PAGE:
LANL pulls Chinese components from computers

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The Los Alamos National Laboratory has replaced numerous Chinese components in all of its computer systems over security concerns, according to the Reuters News Agency. 

The parts in question are network switches manufactured by H3C Technologies. Network switches are used to manage data traffic.

Reuters learned of LANL’s concerns through a Nov. 5 letter written by the acting chief information officer at LANL to the Department of Energy’s national nuclear security administration’s manager for safeguards and security. 

NNSA did not respond to a request for comment.

The letter detailed how an unidentified network engineer at LANL alerted authorities that the devices were being installed on the networks, and that there may be some already installed on the networks. 

It is undetermined at this point whether any security breach occurred, but the letter went on to say the lab’s counter-intelligence unit in October examined “sensitive networks” and “determined that a small number of the devices installed on one network were H3C devices. Two devices used in isolated cases were promptly replaced,” the letter said.

The letter also reportedly says the lab is conducting an investigation into whether “any potential risk associated with any H3C devices that may remain in service until replacements can be obtained.”

The letter said “We would like to emphasize that (Los Alamos) has taken this issue seriously, and implemented expeditious and proactive steps to address it.”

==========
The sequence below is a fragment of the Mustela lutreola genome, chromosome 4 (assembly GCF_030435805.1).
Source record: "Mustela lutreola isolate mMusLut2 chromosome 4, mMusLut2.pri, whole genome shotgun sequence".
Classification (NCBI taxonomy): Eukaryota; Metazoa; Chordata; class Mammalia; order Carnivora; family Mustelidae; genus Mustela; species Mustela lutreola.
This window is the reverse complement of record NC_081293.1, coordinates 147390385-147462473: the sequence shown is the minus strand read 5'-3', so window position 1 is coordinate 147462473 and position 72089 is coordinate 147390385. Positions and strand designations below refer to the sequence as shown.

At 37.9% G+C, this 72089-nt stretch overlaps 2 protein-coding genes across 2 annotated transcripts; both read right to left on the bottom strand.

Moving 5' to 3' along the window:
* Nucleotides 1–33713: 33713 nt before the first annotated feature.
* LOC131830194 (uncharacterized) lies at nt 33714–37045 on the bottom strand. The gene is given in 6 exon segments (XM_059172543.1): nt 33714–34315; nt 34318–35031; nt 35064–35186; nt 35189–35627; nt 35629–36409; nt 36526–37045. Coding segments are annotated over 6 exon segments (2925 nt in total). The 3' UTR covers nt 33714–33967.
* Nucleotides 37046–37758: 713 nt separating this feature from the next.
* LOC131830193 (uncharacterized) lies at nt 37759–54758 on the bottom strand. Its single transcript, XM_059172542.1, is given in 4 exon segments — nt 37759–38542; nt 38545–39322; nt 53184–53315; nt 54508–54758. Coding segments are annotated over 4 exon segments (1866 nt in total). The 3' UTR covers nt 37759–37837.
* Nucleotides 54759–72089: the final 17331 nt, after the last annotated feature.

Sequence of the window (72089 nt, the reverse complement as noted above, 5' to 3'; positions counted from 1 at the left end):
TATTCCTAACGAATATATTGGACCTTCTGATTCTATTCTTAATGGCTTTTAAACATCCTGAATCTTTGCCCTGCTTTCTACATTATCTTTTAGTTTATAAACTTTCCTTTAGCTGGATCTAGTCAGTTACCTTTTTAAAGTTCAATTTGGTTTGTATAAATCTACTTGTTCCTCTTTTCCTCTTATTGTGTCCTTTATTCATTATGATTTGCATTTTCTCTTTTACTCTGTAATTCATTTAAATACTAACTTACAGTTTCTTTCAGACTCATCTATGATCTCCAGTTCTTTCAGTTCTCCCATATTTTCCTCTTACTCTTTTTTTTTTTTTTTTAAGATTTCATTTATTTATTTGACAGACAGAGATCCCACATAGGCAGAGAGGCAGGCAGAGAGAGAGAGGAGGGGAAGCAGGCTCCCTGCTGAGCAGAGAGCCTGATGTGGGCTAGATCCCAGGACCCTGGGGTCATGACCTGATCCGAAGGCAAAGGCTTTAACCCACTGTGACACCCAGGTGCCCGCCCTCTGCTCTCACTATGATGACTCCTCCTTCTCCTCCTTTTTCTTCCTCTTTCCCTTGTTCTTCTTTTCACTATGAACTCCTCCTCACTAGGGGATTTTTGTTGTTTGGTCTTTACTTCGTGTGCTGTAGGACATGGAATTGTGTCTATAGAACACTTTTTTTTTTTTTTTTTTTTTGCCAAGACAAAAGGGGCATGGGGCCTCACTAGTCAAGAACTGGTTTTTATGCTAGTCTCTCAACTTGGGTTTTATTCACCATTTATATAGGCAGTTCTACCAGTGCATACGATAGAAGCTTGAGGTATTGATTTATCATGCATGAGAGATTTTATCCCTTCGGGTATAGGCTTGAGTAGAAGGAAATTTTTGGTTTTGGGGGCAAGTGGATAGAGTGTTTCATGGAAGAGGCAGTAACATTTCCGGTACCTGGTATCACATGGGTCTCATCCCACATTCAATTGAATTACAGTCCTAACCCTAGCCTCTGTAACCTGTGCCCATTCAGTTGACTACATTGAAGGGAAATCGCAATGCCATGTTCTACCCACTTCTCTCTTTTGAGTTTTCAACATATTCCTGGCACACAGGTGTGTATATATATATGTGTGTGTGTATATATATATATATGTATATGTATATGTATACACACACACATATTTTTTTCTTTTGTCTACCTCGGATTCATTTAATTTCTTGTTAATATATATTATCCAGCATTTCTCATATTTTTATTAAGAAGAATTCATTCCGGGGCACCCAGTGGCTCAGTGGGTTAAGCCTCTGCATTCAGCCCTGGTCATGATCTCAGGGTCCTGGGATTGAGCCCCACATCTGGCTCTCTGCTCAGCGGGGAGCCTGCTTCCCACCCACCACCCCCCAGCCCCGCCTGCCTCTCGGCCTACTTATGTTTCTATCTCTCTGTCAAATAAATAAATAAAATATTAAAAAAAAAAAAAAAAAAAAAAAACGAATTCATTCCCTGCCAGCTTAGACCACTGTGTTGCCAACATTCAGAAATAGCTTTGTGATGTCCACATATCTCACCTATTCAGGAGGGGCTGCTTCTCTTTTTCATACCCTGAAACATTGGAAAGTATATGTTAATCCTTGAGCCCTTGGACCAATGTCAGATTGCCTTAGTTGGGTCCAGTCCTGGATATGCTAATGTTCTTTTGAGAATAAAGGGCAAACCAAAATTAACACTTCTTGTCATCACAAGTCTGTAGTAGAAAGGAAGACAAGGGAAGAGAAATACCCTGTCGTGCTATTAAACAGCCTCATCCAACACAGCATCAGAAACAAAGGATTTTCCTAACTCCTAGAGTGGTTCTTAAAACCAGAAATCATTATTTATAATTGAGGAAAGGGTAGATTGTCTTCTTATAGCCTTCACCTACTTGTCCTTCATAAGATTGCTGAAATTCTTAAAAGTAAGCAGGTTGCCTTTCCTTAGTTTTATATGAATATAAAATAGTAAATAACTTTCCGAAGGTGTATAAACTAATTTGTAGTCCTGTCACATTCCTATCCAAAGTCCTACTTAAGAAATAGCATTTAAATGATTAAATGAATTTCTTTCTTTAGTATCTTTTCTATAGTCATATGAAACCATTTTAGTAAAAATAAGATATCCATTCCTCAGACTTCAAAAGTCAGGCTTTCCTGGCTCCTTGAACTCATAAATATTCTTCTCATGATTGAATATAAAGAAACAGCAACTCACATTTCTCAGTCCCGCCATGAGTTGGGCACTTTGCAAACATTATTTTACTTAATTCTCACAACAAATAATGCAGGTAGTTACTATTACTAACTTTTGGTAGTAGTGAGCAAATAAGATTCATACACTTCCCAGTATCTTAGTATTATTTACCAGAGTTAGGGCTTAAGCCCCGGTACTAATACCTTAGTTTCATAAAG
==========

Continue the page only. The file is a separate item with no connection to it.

According to Reuters, a Washington D.C. based corporate representative of Huwei, one of the manufacturers of the switches, dismissed the idea that his company’s computer components posed any sort of security breach at all to America’s national security. 

“There has never been a shred of substantive proof that Huawei gear is any less secure than that of our competitors, all of which rely on common global standards, supply chains, coding and manufacturing, said William Plummer, Huawei’s vice president of external affairs in an email to Reuters

“Blackballing legitimate multinationals based on country of origin is reckless, both in terms of fostering a dangerously false sense of cyber-security and in threatening the free and fair global trading system that the US has championed for the last 60-plus years.”

However, according to Reuters, the U.S. House intelligence committee produced a report in October saying Huawei and another manufacturer of the switches, ZTE.

 “cannot be trusted to be free of foreign state influence” and pose “a security threat to the United States and to our systems.”